Property interview: Julia Kendell on the 30th Homebuilding & Renovating Show
Job title Lead designer and owner of kitchen design company Kendell and Co. Over the years, I have dipped into different specialities, but I keep coming back to kitchens because I love the mathematics and functionality of getting the space right.
In 2004, I started a parallel career as a television designer on programmes such as 60 Minute Makeover and DIY SOS, but three years ago I came full circle and came back to my first love with my own company.
How has the advice changed over your career? When I was a newly qualified designer 30 years ago, one would expect to spend 10 per cent of the value of one’s property on a new kitchen. With house prices having risen way above inflation, this percentage has changed to approximately 4-5 per cent.
It is therefore a better investment than in previous years, particularly in light of the trend to live in a property and enjoy the renovations.
I think that when it comes time to sell, even if the finish of the kitchen isn’t exactly what a buyer would choose, if the layout and the functionality is there – perhaps with an island and a double oven, etc – buyers can see that it will suit them without the need for a major renovation or an extension.
Do you think our attitudes to our homes has changed over the decades? One of things that I have had feedback on at the Homebuilding shows is the number of young people these days who are buying their “forever homes”. When I first started out in business, we were all buying properties to make money and build up some equity – selling every few years – and therefore, when investing in a kitchen or redecorating, one would choose very bland aesthetics to make sure it wouldn’t put anyone off when it was sold.
But these days that doesn’t seem to be the case at all, I imagine because it is so expensive to move. So there is a difference in thinking – people are creating a home for themselves, and I think that is fantastic. We’ve wasted a lot of years worrying about what the next buyer might like rather than enjoying our own spaces.
It is worth investing in the areas where you will get the most enjoyment and a good kitchen should last at least 15 to 20 years. These days we are also thinking more about sustainability, so if we can make big purchases last a bit longer it is good for our pockets and the planet.
How has the advice changed in terms of building extensions? 30 years ago I advised to build as large a footprint as planning would allow, to maximise future equity. With build prices per square metre having sky-rocketed in recent years and our attitude to the importance of outdoor space, I now advise a more considered approach, building only what is required for each room, by paying thorough attention to the layout and design of a space early in the process.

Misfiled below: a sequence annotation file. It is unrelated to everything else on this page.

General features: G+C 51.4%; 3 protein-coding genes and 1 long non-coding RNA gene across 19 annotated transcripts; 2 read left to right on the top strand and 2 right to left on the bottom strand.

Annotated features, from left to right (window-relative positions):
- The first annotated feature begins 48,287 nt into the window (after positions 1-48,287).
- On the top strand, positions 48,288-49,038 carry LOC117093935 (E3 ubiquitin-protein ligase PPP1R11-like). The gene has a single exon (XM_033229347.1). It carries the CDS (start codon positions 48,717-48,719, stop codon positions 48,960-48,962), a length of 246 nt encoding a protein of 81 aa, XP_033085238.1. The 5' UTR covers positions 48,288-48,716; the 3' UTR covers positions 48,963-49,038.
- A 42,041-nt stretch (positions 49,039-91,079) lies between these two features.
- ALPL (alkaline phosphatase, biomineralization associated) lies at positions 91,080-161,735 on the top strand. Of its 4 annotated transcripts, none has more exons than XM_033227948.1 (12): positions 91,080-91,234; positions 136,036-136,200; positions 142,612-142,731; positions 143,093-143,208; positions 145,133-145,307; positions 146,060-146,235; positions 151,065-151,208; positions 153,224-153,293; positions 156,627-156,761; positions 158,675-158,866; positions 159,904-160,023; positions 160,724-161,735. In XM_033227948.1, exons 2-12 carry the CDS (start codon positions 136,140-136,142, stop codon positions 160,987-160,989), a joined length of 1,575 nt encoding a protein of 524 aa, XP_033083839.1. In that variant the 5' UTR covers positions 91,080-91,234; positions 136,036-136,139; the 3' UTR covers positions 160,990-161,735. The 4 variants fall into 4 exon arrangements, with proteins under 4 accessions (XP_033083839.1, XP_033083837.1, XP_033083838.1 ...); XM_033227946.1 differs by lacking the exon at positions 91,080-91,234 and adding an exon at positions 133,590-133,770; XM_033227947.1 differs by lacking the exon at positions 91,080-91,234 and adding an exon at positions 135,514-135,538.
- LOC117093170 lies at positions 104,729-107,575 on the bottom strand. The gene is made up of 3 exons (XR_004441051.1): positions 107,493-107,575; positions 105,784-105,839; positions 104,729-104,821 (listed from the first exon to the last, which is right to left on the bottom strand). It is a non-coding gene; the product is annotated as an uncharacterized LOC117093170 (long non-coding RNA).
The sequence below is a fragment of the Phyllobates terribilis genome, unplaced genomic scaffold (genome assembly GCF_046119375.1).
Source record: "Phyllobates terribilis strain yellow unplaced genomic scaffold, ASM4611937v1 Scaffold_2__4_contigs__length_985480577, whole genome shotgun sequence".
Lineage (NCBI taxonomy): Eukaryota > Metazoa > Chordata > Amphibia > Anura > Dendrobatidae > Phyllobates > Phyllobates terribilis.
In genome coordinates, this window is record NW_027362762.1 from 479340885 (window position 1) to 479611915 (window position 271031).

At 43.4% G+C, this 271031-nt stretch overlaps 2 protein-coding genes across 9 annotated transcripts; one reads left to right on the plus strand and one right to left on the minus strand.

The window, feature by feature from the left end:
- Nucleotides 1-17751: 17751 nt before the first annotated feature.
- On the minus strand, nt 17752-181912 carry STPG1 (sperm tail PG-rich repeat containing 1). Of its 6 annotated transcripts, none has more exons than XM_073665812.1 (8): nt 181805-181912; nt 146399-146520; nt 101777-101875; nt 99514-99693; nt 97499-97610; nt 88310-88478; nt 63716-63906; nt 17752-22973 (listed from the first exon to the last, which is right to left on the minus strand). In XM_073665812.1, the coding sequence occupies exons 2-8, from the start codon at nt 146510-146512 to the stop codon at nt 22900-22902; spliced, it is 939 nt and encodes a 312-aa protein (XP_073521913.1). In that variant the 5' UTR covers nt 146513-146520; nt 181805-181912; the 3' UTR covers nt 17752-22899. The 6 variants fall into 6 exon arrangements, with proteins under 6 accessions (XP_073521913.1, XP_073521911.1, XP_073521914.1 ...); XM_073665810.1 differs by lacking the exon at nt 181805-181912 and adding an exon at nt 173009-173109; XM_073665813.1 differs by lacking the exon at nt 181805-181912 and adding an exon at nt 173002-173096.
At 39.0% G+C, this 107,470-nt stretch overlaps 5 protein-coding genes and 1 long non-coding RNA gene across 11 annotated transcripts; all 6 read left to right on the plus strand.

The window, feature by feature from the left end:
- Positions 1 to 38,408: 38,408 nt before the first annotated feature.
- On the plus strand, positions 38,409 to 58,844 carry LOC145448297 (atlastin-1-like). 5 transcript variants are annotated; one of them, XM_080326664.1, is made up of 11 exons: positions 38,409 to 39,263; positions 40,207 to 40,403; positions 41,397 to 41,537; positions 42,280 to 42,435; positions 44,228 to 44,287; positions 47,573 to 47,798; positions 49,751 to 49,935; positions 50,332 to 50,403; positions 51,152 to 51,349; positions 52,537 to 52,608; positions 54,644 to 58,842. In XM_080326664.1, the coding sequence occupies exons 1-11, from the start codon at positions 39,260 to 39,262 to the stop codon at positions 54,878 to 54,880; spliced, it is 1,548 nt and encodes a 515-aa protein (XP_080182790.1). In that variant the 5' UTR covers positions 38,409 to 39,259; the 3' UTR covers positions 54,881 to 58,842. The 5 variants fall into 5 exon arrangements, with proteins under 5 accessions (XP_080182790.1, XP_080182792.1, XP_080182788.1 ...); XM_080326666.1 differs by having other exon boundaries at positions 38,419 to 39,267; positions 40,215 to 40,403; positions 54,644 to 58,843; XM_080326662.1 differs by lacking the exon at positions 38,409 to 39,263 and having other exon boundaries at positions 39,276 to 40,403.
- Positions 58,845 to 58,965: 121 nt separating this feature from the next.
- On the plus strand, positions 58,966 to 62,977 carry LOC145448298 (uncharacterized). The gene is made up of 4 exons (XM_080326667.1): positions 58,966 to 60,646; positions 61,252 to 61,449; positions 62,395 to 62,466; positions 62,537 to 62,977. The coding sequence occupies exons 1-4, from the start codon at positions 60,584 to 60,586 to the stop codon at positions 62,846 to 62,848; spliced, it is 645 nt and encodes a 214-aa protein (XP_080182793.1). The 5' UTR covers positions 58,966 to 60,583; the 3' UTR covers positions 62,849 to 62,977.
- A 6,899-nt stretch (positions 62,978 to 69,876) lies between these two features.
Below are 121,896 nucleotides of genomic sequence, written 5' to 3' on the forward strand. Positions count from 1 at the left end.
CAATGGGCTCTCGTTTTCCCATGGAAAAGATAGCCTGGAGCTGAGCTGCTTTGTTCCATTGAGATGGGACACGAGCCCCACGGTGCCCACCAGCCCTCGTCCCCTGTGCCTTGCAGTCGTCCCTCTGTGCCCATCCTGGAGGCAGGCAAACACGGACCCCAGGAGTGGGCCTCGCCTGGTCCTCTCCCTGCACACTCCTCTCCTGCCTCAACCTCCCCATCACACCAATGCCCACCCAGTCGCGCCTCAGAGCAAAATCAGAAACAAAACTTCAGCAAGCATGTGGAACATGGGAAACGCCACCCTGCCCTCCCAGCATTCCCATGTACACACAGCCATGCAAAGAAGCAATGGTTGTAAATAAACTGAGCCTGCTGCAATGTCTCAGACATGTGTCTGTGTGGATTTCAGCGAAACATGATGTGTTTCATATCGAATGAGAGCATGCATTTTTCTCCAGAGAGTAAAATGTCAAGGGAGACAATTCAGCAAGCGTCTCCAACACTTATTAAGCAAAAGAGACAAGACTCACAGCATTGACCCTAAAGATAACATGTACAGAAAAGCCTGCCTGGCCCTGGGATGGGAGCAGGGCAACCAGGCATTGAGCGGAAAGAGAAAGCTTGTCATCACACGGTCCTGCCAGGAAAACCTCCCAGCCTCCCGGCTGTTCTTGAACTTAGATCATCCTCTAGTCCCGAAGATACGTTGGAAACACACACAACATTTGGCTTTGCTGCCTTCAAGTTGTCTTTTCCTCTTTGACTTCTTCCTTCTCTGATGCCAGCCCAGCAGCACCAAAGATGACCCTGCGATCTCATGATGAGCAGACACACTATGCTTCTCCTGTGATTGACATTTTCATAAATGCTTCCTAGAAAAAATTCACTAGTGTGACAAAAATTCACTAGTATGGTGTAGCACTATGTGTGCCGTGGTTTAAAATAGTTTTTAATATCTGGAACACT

Lockdowns shifted our minds about the importance of our home environs and if you haven’t got a huge garden, think twice before building a huge extension.
Sometimes the biggest kitchens can feel like an airport lounge and I would always advise people to talk to an interior designer before your architect signs off on plans – just to work out exactly how much space is really required.
What advice can you give people wanting value for money in a new kitchen? There are a lot of consultant designers out there so if you are looking to save money, that is one way of doing it – get a consultant to design the layout of your kitchen and then buy the units from a cheaper source.
If you don’t have the budget for your aspirations, look at second-hand kitchens. There are a lot of websites now where you can find unbelievable bargains – and remember you can also sell your old kitchen to make a few bob too.
Interestingly, after giving this advice at the Homebuilding & Renovating shows, one of the audience members contacted me to say that they had found a high-end Mark Wilkinson kitchen online. Its retail price was £250,000, but they bought it for £25,000. I helped them tweak it to fit the space, but they were super lucky – the bargain of the century!
What have you planned for 2024? I’m launching a website – interiordesignseries.com – which will offer guides and courses in interior and kitchen design. It will offer video tutorials and downloadable PDFs giving the key considerations if you are embarking on a project, especially focused on making it affordable.
When I started out in the industry I felt it was elitist, but I’ve always thought that everyone should be able to afford a lovely home.
Scheduled 2024 Homebuilding & Renovating shows around the UK include Birmingham in March and Glasgow in May. Claim free tickets online at www.homebuildingshow.co.uk/scotsman
First job I started in a soft furnishings shop at 14 as a Saturday girl, and became the manager when I was 18. I then trained in kitchen design.
Where do you live? Knowl Hill, just outside Henley-on-Thames, in a converted barn.
Family I live with my partner and I have two grown-up daughters, and a granddaughter, and two stepdaughters and two step-grandsons.
Hobbies I run and lift weights. I’m also halfway through a history of art degree, and I like making my own furnishings and upcycling.
Retirement plan There are times when I think I can see retirement in my future but I just enjoy what I do too much. I would love to have more time to spend with my kids and grandchildren, though.
Personal motto I believe that everyone should live in a home that inspires joy through thoughtful and uplifting design.